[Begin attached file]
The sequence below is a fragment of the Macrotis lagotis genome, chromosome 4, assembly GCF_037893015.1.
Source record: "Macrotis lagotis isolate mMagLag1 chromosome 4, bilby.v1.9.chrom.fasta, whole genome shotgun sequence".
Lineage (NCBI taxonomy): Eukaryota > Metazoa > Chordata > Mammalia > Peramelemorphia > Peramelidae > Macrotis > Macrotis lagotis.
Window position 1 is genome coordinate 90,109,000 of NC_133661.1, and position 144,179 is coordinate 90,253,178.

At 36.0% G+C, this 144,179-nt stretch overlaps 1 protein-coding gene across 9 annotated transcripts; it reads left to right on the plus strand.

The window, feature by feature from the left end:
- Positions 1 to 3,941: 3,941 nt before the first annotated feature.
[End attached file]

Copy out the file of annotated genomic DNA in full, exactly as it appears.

The sequence below is a fragment of the Macrotis lagotis genome, chromosome 4, assembly GCF_037893015.1.
Source record: "Macrotis lagotis isolate mMagLag1 chromosome 4, bilby.v1.9.chrom.fasta, whole genome shotgun sequence".
Lineage (NCBI taxonomy): Eukaryota > Metazoa > Chordata > Mammalia > Peramelemorphia > Peramelidae > Macrotis > Macrotis lagotis.
Window position 1 is genome coordinate 90,109,000 of NC_133661.1, and position 144,179 is coordinate 90,253,178.

At 36.0% G+C, this 144,179-nt stretch overlaps 1 protein-coding gene across 9 annotated transcripts; it reads left to right on the plus strand.

The window, feature by feature from the left end:
- Positions 1 to 3,941: 3,941 nt before the first annotated feature.